Matson

Matson Maunalei approaching Honolulu HR copy

Matson provides ocean cargo shipping services throughout the Pacific with a focus on Hawaii.

By Stephanie Crets

Hawaii is a beautiful tourist destination, but because of its isolated island location the state is uniquely dependent on goods from other parts of the world to support its economy and everyday modern life. That’s where Matson comes in as a cargo ocean carrier.

Matson carries a variety of different products such as household goods, food, construction materials, retail products and vehicles primarily in containers and in bulk shipping. Its biggest customers are part of the retail, wholesale, construction, agriculture automotive and freight forwarding industries, while it also ships products for fisheries and the U.S. military.

Founded in 1882, Matson began with a single sailing ship carrying cargo between San Francisco and Hawaii, a route that continues to constitute MatsonMatson’s core business today. “We are a premium carrier, specializing in frequent, fast and reliable service,” says Keoni Wagner, director of corporate communications. “We pride ourselves on customer service. Matson’s business has been built on developing deep, long-standing relationships with local businesses in Hawaii – no matter how big or small.”

Wagner says that business has picked up over the past year with Hawaii’s economy on the upswing. Matson was able to add an 11th ship to its Hawaii services and implemented several schedule improvements at the same time. This not only increased frequency and capacity, but also resulted in significantly improved cargo availability in Honolulu and better connections to neighboring islands.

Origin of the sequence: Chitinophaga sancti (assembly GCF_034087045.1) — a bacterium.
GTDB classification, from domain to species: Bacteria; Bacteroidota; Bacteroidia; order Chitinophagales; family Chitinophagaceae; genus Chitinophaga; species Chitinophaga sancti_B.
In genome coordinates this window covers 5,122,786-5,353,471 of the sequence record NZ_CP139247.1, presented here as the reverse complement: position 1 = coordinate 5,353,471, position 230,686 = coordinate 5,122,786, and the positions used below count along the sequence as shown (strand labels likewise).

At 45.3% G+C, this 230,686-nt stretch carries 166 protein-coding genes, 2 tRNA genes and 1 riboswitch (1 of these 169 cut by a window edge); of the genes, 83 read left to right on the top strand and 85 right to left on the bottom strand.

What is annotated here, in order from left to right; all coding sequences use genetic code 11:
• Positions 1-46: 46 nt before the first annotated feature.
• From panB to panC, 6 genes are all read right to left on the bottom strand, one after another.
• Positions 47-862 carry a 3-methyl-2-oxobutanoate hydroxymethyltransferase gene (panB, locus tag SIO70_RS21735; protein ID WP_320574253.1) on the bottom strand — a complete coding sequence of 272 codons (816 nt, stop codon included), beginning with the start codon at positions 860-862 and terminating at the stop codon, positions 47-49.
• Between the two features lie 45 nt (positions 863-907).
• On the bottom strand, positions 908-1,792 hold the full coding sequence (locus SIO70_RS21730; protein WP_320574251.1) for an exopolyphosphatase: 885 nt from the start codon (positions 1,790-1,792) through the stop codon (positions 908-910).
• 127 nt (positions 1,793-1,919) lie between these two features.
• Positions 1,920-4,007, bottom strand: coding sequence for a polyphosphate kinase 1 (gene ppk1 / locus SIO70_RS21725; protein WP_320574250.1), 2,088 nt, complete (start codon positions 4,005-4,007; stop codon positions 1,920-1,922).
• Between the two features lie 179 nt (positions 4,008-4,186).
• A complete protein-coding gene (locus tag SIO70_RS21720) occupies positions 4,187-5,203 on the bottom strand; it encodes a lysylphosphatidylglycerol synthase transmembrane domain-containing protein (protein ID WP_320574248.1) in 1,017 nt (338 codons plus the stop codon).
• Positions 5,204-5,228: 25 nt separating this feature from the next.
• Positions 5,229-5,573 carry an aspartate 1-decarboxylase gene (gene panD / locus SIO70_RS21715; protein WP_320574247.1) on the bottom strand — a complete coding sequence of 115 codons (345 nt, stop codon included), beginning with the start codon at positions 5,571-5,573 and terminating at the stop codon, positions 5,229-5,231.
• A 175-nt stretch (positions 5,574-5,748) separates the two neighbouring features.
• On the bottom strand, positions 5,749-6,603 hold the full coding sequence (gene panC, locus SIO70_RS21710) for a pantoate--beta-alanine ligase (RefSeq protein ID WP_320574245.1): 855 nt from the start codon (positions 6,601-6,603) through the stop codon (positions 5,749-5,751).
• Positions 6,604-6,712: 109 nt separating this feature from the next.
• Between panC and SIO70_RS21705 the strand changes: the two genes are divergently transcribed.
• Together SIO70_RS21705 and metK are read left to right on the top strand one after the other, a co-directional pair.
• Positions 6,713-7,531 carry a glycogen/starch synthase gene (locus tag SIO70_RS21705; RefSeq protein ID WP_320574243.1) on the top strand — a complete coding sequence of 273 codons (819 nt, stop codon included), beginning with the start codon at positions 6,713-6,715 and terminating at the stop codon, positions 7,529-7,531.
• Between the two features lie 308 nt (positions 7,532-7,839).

“Maintaining steady, frequent and reliable service to the islands through the ups and downs of Hawaii’s economy can be challenging,” Wagner says. “More recently, our biggest challenge was accommodating an unexpected surge in business when a competitor was acquired and the new owners had operational challenges in the early going. This is what led to the new 11-ship schedule.”

Moving Forward

Because land in Hawaii is limited and therefore expensive to own, Matson’s customers require frequent and reliable deliveries to keep stores stocked due to lack of big warehousing storage infrastructures. After 134 years of experience in the shipping industry, Matson has become an expert in its supply chain operations and delivering on its promises. Thanks to this, it has applied its Hawaii business model and expanded to other states and countries with similar markets, including Alaska, China and the South Pacific.

In addition, Matson saw an opportunity to provide faster services between China and the United States, launching its China-Long Beach Express (CLX) 10 years ago. “This service has been very successful because CLX cuts days off of the average transit time, and manufacturers and retail companies are thrilled to be able to get their products to market faster,” Wagner notes.